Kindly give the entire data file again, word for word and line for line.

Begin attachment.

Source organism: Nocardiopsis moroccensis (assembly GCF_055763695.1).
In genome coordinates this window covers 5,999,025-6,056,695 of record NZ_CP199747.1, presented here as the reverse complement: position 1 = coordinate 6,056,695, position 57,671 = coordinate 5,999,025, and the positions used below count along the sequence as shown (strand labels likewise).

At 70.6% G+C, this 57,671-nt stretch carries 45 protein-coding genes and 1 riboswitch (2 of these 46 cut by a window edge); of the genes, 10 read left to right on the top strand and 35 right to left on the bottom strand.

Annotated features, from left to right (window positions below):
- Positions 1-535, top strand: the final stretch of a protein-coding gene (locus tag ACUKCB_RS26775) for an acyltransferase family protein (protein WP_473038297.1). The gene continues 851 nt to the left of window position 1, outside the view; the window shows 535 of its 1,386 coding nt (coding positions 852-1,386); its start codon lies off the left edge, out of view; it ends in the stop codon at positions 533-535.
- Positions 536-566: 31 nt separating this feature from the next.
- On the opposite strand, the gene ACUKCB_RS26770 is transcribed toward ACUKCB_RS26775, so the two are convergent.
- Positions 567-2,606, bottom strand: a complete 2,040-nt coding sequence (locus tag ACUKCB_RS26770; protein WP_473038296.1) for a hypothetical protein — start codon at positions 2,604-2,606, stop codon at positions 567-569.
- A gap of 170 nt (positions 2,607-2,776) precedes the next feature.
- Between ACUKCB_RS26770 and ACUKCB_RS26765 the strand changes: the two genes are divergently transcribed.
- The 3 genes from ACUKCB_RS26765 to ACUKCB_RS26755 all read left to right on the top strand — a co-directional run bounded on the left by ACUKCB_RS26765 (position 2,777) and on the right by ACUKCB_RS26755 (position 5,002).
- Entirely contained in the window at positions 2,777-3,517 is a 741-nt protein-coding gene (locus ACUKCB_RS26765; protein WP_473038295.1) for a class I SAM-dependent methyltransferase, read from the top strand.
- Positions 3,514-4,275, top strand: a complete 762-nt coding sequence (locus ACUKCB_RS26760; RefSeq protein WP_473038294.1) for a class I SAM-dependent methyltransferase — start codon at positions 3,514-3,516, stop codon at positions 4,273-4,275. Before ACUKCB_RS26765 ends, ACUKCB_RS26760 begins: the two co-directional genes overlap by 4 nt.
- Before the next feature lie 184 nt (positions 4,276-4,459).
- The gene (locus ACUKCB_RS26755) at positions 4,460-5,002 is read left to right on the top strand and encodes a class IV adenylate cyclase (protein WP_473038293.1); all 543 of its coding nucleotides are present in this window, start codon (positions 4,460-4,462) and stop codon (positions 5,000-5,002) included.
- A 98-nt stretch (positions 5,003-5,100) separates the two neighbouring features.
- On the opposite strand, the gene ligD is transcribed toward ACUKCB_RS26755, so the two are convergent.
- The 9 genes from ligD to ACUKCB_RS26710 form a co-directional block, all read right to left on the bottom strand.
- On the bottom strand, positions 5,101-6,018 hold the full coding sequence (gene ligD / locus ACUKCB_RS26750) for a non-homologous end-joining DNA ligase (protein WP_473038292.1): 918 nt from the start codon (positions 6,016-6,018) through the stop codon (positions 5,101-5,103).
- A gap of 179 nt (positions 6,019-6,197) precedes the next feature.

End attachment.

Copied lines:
Source organism: Nocardiopsis moroccensis (assembly GCF_055763695.1).
In genome coordinates this window covers 5,999,025-6,056,695 of record NZ_CP199747.1, presented here as the reverse complement: position 1 = coordinate 6,056,695, position 57,671 = coordinate 5,999,025, and the positions used below count along the sequence as shown (strand labels likewise).

At 70.6% G+C, this 57,671-nt stretch carries 45 protein-coding genes and 1 riboswitch (2 of these 46 cut by a window edge); of the genes, 10 read left to right on the top strand and 35 right to left on the bottom strand.

Annotated features, from left to right (window positions below):
- Positions 1-535, top strand: the final stretch of a protein-coding gene (locus tag ACUKCB_RS26775) for an acyltransferase family protein (protein WP_473038297.1). The gene continues 851 nt to the left of window position 1, outside the view; the window shows 535 of its 1,386 coding nt (coding positions 852-1,386); its start codon lies off the left edge, out of view; it ends in the stop codon at positions 533-535.
- Positions 536-566: 31 nt separating this feature from the next.
- On the opposite strand, the gene ACUKCB_RS26770 is transcribed toward ACUKCB_RS26775, so the two are convergent.
- Positions 567-2,606, bottom strand: a complete 2,040-nt coding sequence (locus tag ACUKCB_RS26770; protein WP_473038296.1) for a hypothetical protein — start codon at positions 2,604-2,606, stop codon at positions 567-569.
- A gap of 170 nt (positions 2,607-2,776) precedes the next feature.
- Between ACUKCB_RS26770 and ACUKCB_RS26765 the strand changes: the two genes are divergently transcribed.
- The 3 genes from ACUKCB_RS26765 to ACUKCB_RS26755 all read left to right on the top strand — a co-directional run bounded on the left by ACUKCB_RS26765 (position 2,777) and on the right by ACUKCB_RS26755 (position 5,002).
- Entirely contained in the window at positions 2,777-3,517 is a 741-nt protein-coding gene (locus ACUKCB_RS26765; protein WP_473038295.1) for a class I SAM-dependent methyltransferase, read from the top strand.
- Positions 3,514-4,275, top strand: a complete 762-nt coding sequence (locus ACUKCB_RS26760; RefSeq protein WP_473038294.1) for a class I SAM-dependent methyltransferase — start codon at positions 3,514-3,516, stop codon at positions 4,273-4,275. Before ACUKCB_RS26765 ends, ACUKCB_RS26760 begins: the two co-directional genes overlap by 4 nt.
- Before the next feature lie 184 nt (positions 4,276-4,459).
- The gene (locus ACUKCB_RS26755) at positions 4,460-5,002 is read left to right on the top strand and encodes a class IV adenylate cyclase (protein WP_473038293.1); all 543 of its coding nucleotides are present in this window, start codon (positions 4,460-4,462) and stop codon (positions 5,000-5,002) included.
- A 98-nt stretch (positions 5,003-5,100) separates the two neighbouring features.
- On the opposite strand, the gene ligD is transcribed toward ACUKCB_RS26755, so the two are convergent.
- The 9 genes from ligD to ACUKCB_RS26710 form a co-directional block, all read right to left on the bottom strand.
- On the bottom strand, positions 5,101-6,018 hold the full coding sequence (gene ligD / locus ACUKCB_RS26750) for a non-homologous end-joining DNA ligase (protein WP_473038292.1): 918 nt from the start codon (positions 6,016-6,018) through the stop codon (positions 5,101-5,103).
- A gap of 179 nt (positions 6,019-6,197) precedes the next feature.